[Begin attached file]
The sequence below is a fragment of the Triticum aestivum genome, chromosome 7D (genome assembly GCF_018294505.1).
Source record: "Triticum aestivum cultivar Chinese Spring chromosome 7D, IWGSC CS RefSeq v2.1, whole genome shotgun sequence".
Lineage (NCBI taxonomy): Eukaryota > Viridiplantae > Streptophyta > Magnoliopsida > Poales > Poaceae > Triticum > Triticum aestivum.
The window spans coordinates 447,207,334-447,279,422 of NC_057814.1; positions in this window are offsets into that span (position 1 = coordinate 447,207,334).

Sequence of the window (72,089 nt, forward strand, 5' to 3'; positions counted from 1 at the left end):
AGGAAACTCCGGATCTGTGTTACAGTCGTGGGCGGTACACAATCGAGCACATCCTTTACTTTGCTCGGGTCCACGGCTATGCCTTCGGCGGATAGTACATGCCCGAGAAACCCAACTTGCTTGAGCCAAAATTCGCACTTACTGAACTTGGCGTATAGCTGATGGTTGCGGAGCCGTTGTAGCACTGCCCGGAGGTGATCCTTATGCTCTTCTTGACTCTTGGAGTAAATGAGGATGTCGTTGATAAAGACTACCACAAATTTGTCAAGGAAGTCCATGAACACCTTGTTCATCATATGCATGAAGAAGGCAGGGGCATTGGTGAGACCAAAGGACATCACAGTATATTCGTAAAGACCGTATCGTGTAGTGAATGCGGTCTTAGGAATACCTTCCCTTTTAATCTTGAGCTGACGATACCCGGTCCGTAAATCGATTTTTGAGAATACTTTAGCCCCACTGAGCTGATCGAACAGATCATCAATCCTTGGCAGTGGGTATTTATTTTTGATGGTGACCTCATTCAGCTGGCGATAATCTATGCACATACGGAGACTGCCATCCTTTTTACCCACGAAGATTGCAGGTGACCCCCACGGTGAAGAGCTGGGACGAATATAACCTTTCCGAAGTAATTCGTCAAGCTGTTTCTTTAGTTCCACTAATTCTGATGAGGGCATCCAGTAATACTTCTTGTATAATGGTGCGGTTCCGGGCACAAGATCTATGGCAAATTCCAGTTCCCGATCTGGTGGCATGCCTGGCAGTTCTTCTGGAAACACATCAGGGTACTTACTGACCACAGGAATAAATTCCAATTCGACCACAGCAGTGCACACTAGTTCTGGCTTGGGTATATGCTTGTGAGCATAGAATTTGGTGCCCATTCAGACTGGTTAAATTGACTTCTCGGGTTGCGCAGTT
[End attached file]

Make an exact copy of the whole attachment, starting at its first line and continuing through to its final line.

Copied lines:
The sequence below is a fragment of the Triticum aestivum genome, chromosome 7D (genome assembly GCF_018294505.1).
Source record: "Triticum aestivum cultivar Chinese Spring chromosome 7D, IWGSC CS RefSeq v2.1, whole genome shotgun sequence".
Lineage (NCBI taxonomy): Eukaryota > Viridiplantae > Streptophyta > Magnoliopsida > Poales > Poaceae > Triticum > Triticum aestivum.
The window spans coordinates 447,207,334-447,279,422 of NC_057814.1; positions in this window are offsets into that span (position 1 = coordinate 447,207,334).

Sequence of the window (72,089 nt, forward strand, 5' to 3'; positions counted from 1 at the left end):
AGGAAACTCCGGATCTGTGTTACAGTCGTGGGCGGTACACAATCGAGCACATCCTTTACTTTGCTCGGGTCCACGGCTATGCCTTCGGCGGATAGTACATGCCCGAGAAACCCAACTTGCTTGAGCCAAAATTCGCACTTACTGAACTTGGCGTATAGCTGATGGTTGCGGAGCCGTTGTAGCACTGCCCGGAGGTGATCCTTATGCTCTTCTTGACTCTTGGAGTAAATGAGGATGTCGTTGATAAAGACTACCACAAATTTGTCAAGGAAGTCCATGAACACCTTGTTCATCATATGCATGAAGAAGGCAGGGGCATTGGTGAGACCAAAGGACATCACAGTATATTCGTAAAGACCGTATCGTGTAGTGAATGCGGTCTTAGGAATACCTTCCCTTTTAATCTTGAGCTGACGATACCCGGTCCGTAAATCGATTTTTGAGAATACTTTAGCCCCACTGAGCTGATCGAACAGATCATCAATCCTTGGCAGTGGGTATTTATTTTTGATGGTGACCTCATTCAGCTGGCGATAATCTATGCACATACGGAGACTGCCATCCTTTTTACCCACGAAGATTGCAGGTGACCCCCACGGTGAAGAGCTGGGACGAATATAACCTTTCCGAAGTAATTCGTCAAGCTGTTTCTTTAGTTCCACTAATTCTGATGAGGGCATCCAGTAATACTTCTTGTATAATGGTGCGGTTCCGGGCACAAGATCTATGGCAAATTCCAGTTCCCGATCTGGTGGCATGCCTGGCAGTTCTTCTGGAAACACATCAGGGTACTTACTGACCACAGGAATAAATTCCAATTCGACCACAGCAGTGCACACTAGTTCTGGCTTGGGTATATGCTTGTGAGCATAGAATTTGGTGCCCATTCAGACTGGTTAAATTGACTTCTCGGGTTGCGCAGTT